Given the combination of financial issues couples are now facing, Bernstein said he’s been seeing a growing number of couples try to work them out — together. “I am hopeful that these crisis’ may help pull couples and families together, just as in times of war. We as a country are in a struggle to continue as a major player on the world stage and as always, other countries look to us to lead. I believe that we can rise to that challenge and find new and innovative ways to resolve our financial difficulties. This will not come without a price and without sacrifice.”

TIPS FOR MARRIED COUPLES DEALING WITH CREDIT CARD DEBT
Andrew Bernstein, Senior Certified Credit Counselor, Debthelper.com

1. First and foremost, communicate with each other.

If you’ve had a financial plan in place and something went wrong, no matter what, talk about it. Do not try and hide things or just hope it will work out. Most of the time two heads are better than one.

2. Don’t panic.

If you are physically and emotionally healthy, you should be able to work through temporary financial crunches.

3. Talk to your children.

If there are children involved, make sure you are clear with them that there is a problem, and it is up to the entire family to help during the crisis.

4. Fixing it takes time.

Understand that it probably took awhile to reach the present crisis and it will not be resolved immediately. It will take a long time to resolve your situation.

5. Seek assistance if you need it.

Remember there are several ways to resolve your situation, but the best is using professional services such as a credit counseling company. (Always do research first and make sure that the company is a non-profit company that uses certified credit counselors only. Also, make sure that they are charging reasonable fees for their services) You should not feel embarrassed by seeking any help. Think in terms if someone came to your company for assistance.

6. Finally, once you determine a course of action, stick to it

You will see small gains at first, but over time you need to be thinking of setting realistic and attainable financial goals. Start a budget if you haven’t already and stick to it. All family members should be involved. Don’t deprive yourself or your family of anything, but divide things into needs and wants, with needs being prominent.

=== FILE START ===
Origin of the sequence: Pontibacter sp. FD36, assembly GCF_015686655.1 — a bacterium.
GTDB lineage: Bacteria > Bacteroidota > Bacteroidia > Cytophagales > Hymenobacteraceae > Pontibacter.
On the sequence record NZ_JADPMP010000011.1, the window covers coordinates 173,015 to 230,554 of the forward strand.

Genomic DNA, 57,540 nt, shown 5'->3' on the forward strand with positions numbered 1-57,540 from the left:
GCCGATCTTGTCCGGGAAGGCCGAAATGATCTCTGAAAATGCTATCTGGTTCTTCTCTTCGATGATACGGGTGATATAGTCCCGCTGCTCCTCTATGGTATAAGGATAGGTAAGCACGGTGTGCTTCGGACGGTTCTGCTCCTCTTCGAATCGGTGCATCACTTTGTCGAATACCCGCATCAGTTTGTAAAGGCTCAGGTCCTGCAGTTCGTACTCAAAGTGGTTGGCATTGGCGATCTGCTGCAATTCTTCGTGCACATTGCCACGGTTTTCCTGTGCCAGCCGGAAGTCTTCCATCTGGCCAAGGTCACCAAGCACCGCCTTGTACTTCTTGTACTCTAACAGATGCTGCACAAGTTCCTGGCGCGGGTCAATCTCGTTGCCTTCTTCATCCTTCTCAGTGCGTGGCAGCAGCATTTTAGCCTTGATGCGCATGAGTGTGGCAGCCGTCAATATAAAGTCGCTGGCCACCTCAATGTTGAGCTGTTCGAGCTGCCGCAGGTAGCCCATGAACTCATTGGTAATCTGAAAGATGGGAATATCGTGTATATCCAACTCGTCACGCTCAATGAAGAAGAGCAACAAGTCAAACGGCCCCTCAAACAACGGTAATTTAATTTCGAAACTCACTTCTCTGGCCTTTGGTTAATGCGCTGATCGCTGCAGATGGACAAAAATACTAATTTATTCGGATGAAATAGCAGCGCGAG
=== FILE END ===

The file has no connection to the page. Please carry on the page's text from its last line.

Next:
TIPS FOR DIVORCING COUPLES DEALING WITH DEBT
California financial advisor and forensic accountant Ginita Wall, financial advisor

1. Talk about divorce — and bankruptcy.

Wall’s advice: “If you are going through a divorce and then file for bankruptcy, it is my understanding that the divorce stops until the bankruptcy is complete. In other words, the bankruptcy court trumps the divorce court. Since it is less expensive to do a joint bankruptcy than two individual bankruptcies, and since both spouses are often signators on the credit cards, I advise they do the bankruptcy while they are still married, then the divorce can divvy up the assets (and sometimes debts) that remain.”

2. If you file for bankruptcy, deal with the debt the right way.

Wall told a cautionary tale of a client who went through a divorce in which her husband agreed to take over the credit card debt. After navigating divorce court, his next stop was bankruptcy court, where he was absolved of all the credit card debt. Then, one by one, the creditors started coming after my client, since she was still liable on the credit card debt. The creditor wasn’t bound by the decision in divorce court that he would be responsible for the debt. She had to negotiate with the creditors, and it nearly forced her into bankruptcy. She, of course, had a claim against her ex for what she had to pay on the cards for which he was to be responsible, but he didn’t have assets, so it wasn’t worth going after him. The moral of the story: “If your spouse takes over the debt, make sure it is transferred to a new card in that spouse’s sole name, and you close all joint credit card accounts,” she said.

2. Get it in writing.

If you close accounts or take your spouse off as signer, do it in writing, said Wall. “Years ago I had a client who called American Express and asked that her spendthrift husband, from whom she was separating, be taken off her account as a signer (the account was in her name alone),” Wall said. “He overheard her call, and called them the next day and said there had been a mistake and she hadn’t intended for that to be done, so they reinstated him. He then ran up a bevy of charges, and she had a devil of a time getting those charges removed from her account. She had to pay lawyers to fight a legal battle, and I had to do reports showing what he’d charged.”